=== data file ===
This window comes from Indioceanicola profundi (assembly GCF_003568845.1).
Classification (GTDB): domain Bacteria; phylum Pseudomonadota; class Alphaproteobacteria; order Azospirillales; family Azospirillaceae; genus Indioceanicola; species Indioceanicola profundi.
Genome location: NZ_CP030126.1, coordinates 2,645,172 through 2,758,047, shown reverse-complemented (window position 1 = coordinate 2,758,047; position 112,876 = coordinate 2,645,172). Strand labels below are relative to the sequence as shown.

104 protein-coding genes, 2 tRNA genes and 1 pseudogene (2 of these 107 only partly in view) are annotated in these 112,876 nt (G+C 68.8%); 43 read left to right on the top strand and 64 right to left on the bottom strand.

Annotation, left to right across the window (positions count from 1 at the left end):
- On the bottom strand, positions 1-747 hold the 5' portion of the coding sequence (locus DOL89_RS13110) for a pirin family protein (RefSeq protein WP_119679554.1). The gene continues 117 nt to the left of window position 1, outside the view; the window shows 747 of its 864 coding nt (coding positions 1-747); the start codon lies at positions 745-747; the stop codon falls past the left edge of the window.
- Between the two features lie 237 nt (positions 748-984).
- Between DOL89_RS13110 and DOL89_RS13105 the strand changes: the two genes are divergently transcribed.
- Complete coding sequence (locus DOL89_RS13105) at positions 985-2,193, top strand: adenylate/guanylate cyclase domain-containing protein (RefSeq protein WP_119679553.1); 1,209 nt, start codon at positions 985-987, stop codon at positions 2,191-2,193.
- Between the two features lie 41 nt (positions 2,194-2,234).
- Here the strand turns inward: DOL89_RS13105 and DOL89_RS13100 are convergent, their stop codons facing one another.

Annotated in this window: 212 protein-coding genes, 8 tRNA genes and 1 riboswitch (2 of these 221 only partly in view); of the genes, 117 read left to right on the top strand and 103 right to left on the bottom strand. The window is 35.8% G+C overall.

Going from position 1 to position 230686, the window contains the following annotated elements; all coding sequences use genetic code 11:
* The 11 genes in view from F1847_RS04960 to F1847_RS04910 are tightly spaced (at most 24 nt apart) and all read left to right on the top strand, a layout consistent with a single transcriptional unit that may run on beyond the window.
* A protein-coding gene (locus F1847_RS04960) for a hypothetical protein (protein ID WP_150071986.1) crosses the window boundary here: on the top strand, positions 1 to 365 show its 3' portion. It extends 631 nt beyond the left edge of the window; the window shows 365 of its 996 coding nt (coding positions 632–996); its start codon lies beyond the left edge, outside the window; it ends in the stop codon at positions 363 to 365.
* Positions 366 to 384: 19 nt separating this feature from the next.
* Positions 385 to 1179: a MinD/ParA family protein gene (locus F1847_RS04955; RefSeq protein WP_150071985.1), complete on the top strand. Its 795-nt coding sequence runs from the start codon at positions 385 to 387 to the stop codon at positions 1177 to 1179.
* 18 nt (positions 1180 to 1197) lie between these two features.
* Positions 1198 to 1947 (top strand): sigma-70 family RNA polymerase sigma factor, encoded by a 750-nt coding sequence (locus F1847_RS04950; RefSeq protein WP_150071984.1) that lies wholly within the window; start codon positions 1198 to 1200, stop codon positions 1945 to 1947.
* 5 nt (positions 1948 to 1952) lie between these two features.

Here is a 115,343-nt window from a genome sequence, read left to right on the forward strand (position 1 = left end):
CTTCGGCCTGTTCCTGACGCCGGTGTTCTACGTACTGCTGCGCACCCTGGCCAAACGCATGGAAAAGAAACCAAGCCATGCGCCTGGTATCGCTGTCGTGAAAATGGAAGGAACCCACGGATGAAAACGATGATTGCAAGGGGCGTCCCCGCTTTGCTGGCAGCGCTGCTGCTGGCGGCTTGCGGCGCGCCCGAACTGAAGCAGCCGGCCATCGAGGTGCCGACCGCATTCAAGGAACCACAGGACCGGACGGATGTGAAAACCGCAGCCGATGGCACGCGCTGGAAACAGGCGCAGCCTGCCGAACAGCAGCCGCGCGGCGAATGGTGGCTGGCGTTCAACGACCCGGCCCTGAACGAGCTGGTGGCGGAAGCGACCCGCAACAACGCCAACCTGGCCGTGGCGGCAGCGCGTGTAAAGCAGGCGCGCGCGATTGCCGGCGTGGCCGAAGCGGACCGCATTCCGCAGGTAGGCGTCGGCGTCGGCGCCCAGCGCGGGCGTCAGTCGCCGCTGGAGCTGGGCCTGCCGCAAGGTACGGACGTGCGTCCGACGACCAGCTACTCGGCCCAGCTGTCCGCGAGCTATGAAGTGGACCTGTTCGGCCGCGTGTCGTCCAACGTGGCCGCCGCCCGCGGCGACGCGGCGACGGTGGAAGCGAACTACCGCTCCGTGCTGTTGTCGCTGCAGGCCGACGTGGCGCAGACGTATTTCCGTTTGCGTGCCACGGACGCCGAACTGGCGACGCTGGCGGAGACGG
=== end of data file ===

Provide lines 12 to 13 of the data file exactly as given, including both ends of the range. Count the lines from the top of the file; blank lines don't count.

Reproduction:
Annotated in this window: 212 protein-coding genes, 8 tRNA genes and 1 riboswitch (2 of these 221 only partly in view); of the genes, 117 read left to right on the top strand and 103 right to left on the bottom strand. The window is 35.8% G+C overall.

Going from position 1 to position 230686, the window contains the following annotated elements; all coding sequences use genetic code 11: